What it means is that we don’t waste time if there is limited interest or if the book summary gives enough information and the full book is not necessary.

Is this the future of publishing? We think so, but let’s let the market decide.

The power of social media: good & evil

A simple mistake by a Sainsbury’s employee who put a poster aimed at employees, to encourage every shopper to spend an extra 50p, up in a store window would have been a local issue 5 years ago. Realising their mistake it would have been taken down and forgotten, with perhaps a little ribbing from colleagues and a dressing down from their supervisor. Not now. Social media amplifies everything. The good and the bad. The blunder was spread around the social universe with the hashtag on Twitter until it was picked up by a national newspaper, in this article,  which supercharged the social media force.

Here is the offending or offensive poster.

Sainsburys 50p

Literally genius or is it literacy genius?

Screen Shot 2014-09-14 at 10.21.21

Students at a local school were assigned to read 2 books, ‘Titanic’ and ‘My Life’ by Bill Clinton. One student turned in the following book report, with the proposition that they were nearly identical stories! His professor gave him an A+ for this report.

Titanic: Cost – $29.99
Clinton : Cost – $29.99

Titanic: Over 3 hours to read
Clinton : Over 3 hours to read

Titanic: The story of Jack and Rose, their forbidden love, and subsequent catastrophe.
Clinton : The story of Bill and Monica, their forbidden love, and subsequent catastrophe.

Titanic: Jack is a starving artist.
Clinton : Bill is a bullshit artist.

Titanic: In one scene, Jack enjoys a good cigar.
Clinton : Ditto for Bill

Titanic: During the ordeal, Rose’s dress gets ruined.
Clinton : Ditto for Monica.

Titanic: Jack teaches Rose to spit.
Clinton : Let’s not go there.

Titanic: Rose gets to keep her jewellery.
Clinton : Monica is forced to return her gifts.

Titanic: Rose remembers Jack for the rest of her life.
Clinton : Clinton doesn’t remember anything.

Titanic: Rose goes down on a vessel full of seamen.
Clinton : Monica.. Ooh, let’s not go there, either.

Titanic: Jack surrenders to an icy death.
Clinton : Bill goes home to Hillary – basically the same thing

Unlocking the secrets of selling innovative solutions B2B

IMPACT: the technology executive’s guide for selling B2B disruptive and innovative solutions

Download the 20 page Book Summary

EXECUTIVE SUMMARY

It is getting easier to develop technology, and cheaper to deploy through the cloud, but it is not getting any easier to build and scale an innovative B2B technology company. At the outset innovative or disruptive technology is only purchased by an Early Adopter, to use Geoffrey Moore’s “Crossing the Chasm” terminology. The Early Adopter buying approach is the polar opposites to the Early Majority buyer. The Early Adopter is prepared to take a personal risk with innovative technology as they can see the huge potential. In contrast the Early Majority is the risk-averse buyer of technology in established markets to solve known, documented and measured needs; for example CRM, ERP, BI, secure mobility or collaboration. In fact, staggeringly 63% of all software revenue is split between Microsoft, SAP and Oracle – the market leaders – selling to the Early Majority.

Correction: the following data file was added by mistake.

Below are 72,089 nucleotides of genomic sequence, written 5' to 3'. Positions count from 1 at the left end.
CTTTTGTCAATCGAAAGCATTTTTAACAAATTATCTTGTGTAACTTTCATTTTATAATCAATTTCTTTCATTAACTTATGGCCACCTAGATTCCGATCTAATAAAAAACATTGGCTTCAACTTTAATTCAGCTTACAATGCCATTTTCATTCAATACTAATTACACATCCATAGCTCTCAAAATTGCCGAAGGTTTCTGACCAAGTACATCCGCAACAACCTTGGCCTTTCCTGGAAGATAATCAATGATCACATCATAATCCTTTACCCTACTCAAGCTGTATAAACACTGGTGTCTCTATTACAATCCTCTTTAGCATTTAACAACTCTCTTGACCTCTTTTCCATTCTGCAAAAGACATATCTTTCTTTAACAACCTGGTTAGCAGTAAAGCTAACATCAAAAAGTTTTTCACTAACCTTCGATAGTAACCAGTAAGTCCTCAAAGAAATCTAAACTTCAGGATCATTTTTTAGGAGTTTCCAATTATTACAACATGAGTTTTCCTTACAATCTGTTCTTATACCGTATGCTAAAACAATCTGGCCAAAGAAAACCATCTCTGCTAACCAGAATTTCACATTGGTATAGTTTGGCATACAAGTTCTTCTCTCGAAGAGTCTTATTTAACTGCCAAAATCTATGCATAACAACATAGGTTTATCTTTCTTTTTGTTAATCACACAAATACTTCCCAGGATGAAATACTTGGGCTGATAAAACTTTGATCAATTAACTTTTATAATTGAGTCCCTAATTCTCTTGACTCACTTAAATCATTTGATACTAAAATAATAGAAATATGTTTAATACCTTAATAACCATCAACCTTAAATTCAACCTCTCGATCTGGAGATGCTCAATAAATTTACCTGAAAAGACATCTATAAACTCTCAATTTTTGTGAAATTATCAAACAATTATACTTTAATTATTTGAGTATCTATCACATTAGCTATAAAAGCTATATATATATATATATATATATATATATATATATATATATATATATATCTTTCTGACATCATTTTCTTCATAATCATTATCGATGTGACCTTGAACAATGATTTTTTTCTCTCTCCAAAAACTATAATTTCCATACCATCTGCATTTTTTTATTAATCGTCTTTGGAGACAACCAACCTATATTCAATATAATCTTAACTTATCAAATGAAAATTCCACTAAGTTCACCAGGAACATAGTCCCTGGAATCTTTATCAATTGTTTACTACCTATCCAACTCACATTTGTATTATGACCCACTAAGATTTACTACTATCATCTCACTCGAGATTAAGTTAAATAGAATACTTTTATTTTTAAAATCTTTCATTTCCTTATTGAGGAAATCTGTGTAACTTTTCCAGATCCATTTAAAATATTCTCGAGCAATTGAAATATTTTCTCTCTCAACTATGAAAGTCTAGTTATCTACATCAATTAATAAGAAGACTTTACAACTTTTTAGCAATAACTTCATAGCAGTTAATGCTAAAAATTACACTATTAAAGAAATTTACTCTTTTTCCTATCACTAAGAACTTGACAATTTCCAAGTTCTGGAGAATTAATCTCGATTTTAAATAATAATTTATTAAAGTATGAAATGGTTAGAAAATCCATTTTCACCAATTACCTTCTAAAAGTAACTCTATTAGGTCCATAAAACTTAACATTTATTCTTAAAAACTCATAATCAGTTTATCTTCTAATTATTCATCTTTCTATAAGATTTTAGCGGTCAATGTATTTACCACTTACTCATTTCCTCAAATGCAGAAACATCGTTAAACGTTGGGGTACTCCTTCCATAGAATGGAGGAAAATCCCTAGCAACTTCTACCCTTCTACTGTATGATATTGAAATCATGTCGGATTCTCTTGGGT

Our 25 years of research has shown that every buyer follows a universal buying process, irrespective of industry, country or market. We have distilled this process into 6 steps; IMPACT. Idea, Mentor, Position, Assess, Case, Transaction.

What is interesting is when the customer invites the vendor into the process. The Early Adopter engages the vendor at Mentor when the solution is innovative, disruptive and shows potential that needs to be proven. The Early Majority does not invite the vendor until Case, when they already have a budget, business case, RFP and are ready to run a formal procurement process.

So, the different buying traits and the length and style of customer engagement means that selling to an Early Adopter requires a radically different approach to the shorter engagement with the Early Majority. However, unaware of IMPACT of the buyer types, most early stage companies replicate the sales techniques of the market leaders with disastrous results. They are selling to the Early Adopters, but using an approach honed to sell to the Early Majority.

But it is not just the sales teams that have to work differently. The entire company must be structured in a way to optimize sales to the particular buyer type. We are calling that the operational culture; the strategy, the structure, the behavior and expectations of the organization. This means different processes, incentives and KPIs. The Early Adopter needs a Value Created operational culture which has more thought leadership and is more consultative. The Early Majority needs a Value Added operational culture – the way that we see the market leaders operate – managing a sales funnel and winning RFPs.